Charlotte Schwab

Gast

Geboren 1952 in der Schweiz, absolvierte Charlotte Schwab ihre Ausbildung am Staatlichen Konservatorium für Musik und Schauspiel in Bern. Ihre Engagements als Schauspielerin führten sie u. a. an das Schauspielhaus Düsseldorf, die Schaubühne Berlin, das Schauspielhaus Zürich, das Schauspielhaus Hamburg, zu den Salzburger Festspielen, wo sie mit Andrzej Wajda arbeitete, sowie an das Thalia Theater Hamburg. Gemeinsame Arbeiten verbinden sie mit Regisseur*innen wie Claus Peymann, Peter Stein, Frank-Patrick Steckel, Jürgen Flimm und Volker Hesse. Seit der Spielzeit 2016/2017 ist sie Ensemblemitglied am Residenztheater, wo sie bereits in Inszenierungen von Michael Thalheimer, Tina Lanik, Andreas Kriegenburg und Mateja Koležnik wirkte. Parallel zu ihrer Theaterarbeit steht sie für zahlreiche Film- und Fernsehproduktionen vor der Kamera. 2022 erhielt Charlotte Schwab für ihre besondere Karriere als Schauspielerin und ihre herausragenden künstlerischen Leistungen den Kurt-Meisel-Preis. 

Performing in

In her autobiographical memoir «A Girl’s Story», published in 2016, the French writer Annie Ernaux attempts to understand a deeply formative experience in her own life. What happened to her, a young woman aged 18 at the time, in the summer of 1958? Between fragments of memories, diary entries, letters and decades-old photos, the author undertakes an almost forensic analysis of what happened, its effects and the social frameworks and sexual double standards that grant or refuse entirely different forms of «freedom» to men and women respectively. «A Girl’s Story» shows an almost 80-year-old woman painfully confronting sexual shame, impotence and self-empowerment and is – shortly before the #MeToo movement arose – a touching and highly political document of putting an end to silence.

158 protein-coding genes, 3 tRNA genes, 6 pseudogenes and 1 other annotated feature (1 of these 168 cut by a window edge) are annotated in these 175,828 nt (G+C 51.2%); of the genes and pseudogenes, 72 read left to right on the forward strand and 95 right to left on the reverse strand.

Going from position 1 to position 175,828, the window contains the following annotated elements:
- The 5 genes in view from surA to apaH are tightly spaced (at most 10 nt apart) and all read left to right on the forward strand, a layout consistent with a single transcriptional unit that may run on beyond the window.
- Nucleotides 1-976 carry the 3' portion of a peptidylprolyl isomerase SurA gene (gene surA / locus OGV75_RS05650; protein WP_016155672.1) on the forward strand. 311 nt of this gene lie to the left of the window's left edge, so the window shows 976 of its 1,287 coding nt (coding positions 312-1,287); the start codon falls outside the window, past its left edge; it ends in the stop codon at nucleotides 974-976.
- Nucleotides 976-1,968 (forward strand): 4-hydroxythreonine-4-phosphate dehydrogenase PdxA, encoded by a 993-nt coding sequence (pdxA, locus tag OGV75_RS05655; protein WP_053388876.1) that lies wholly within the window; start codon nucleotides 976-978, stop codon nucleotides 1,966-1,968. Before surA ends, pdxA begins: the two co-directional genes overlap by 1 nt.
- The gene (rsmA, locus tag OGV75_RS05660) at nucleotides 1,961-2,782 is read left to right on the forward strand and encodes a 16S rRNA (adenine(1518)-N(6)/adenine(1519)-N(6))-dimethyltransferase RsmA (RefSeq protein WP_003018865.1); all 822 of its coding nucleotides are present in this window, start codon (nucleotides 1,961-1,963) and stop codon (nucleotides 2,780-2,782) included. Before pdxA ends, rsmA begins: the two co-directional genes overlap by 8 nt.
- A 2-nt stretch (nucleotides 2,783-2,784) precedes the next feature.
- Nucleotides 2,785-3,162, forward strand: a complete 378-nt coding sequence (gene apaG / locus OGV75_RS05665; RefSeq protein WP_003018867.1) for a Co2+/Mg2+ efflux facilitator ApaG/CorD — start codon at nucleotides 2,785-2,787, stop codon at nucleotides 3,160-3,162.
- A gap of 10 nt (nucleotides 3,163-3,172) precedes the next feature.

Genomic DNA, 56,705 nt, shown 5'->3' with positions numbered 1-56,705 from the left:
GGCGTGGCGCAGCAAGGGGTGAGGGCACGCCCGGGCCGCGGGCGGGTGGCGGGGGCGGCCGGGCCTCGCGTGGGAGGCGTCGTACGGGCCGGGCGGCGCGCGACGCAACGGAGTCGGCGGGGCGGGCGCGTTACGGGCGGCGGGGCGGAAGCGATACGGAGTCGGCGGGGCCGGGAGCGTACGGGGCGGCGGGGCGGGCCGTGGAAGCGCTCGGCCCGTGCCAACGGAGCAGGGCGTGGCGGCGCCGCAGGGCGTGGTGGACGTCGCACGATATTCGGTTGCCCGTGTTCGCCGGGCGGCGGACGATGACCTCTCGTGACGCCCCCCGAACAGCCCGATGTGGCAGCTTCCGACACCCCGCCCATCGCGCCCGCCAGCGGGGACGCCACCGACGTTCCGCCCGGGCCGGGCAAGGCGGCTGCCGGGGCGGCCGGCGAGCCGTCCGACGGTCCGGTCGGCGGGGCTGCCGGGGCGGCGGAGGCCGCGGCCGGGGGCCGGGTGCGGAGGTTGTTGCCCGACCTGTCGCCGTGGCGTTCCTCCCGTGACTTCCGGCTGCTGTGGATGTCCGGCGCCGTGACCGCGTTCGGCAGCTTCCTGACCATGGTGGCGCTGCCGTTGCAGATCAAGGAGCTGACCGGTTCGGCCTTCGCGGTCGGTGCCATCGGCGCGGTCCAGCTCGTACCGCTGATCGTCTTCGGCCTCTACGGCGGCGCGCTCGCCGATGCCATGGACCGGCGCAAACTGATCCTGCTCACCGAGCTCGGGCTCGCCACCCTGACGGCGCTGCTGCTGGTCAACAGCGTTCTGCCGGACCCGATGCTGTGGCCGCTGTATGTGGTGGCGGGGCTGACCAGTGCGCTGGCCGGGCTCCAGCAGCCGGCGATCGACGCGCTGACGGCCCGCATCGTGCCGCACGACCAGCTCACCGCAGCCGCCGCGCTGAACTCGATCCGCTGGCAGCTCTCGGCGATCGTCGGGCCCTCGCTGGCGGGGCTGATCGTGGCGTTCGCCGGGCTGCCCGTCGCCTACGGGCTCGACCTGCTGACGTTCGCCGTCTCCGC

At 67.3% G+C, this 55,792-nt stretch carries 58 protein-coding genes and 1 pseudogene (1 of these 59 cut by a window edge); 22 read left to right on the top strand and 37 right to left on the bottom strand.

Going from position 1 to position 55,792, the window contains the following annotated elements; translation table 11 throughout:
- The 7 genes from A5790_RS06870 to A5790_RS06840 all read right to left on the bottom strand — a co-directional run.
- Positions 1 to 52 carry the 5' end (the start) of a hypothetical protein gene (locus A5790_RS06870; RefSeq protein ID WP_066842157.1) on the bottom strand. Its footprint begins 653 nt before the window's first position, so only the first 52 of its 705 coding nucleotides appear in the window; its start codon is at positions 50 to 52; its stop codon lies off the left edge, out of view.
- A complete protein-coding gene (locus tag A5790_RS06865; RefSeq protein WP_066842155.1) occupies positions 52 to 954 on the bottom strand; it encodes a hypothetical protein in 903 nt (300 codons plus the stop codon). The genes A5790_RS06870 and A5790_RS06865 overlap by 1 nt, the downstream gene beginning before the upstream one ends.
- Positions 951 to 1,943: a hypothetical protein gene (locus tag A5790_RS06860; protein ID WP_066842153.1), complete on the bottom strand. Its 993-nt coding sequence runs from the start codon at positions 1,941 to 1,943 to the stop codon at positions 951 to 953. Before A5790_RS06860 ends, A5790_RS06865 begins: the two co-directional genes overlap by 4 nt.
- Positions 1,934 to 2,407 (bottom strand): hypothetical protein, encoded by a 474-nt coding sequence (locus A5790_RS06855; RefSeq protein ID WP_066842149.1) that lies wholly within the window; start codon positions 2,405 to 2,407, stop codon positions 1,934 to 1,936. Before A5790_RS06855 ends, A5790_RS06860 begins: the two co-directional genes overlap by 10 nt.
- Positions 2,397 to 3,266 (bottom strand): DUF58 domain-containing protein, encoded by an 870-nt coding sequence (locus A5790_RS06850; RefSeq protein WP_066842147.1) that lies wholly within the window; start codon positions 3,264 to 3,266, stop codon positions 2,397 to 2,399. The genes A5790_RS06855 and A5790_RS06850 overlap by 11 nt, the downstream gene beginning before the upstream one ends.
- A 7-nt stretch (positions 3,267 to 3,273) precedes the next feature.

Erinnerung eines Mädchens (A Girl's Story)
Marstall, 20.00 o'clock
Wed 15 Mar

Elisabeth Gärtner, a retired architect, has only one more wish: she wants to die. Her beloved husband died of cancer three years ago and without him life has no meaning for her any more. A drug that would allow her to die of her own volition has been refused her. Now the Ethics Council must make a decision on her case. Expert witnesses from the fields of law, medicine and theology argue over the question:  Does a human being have a right to determine their own death? Are doctors allowed to help someone commit suicide? And who do our lives actually belong to? To us? To the state? Or to God?

Gott (God)
Residenztheater, 19.30 o'clock
Tue 28 Feb

The Munich dramatist Frank Wedekind spent over twenty years working on what he called his monster tragedy which, due to harsh censorship, would never be performed in his home city during his lifetime. It was too indecent, too lewd. In Lulu, Wedekind created a snake, a creature «to tempt, to seduce» – and to murder. For her lovers, Lulu is like a screen onto which they can project their desires – whatever a man wants, he will find it in her. And it goes further: Lulu’s seductions drive an entire succession of her lovers in Munich and Paris to their deaths until she ultimately throws herself into death’s arms in the back streets of London.

Lulu

Ensemble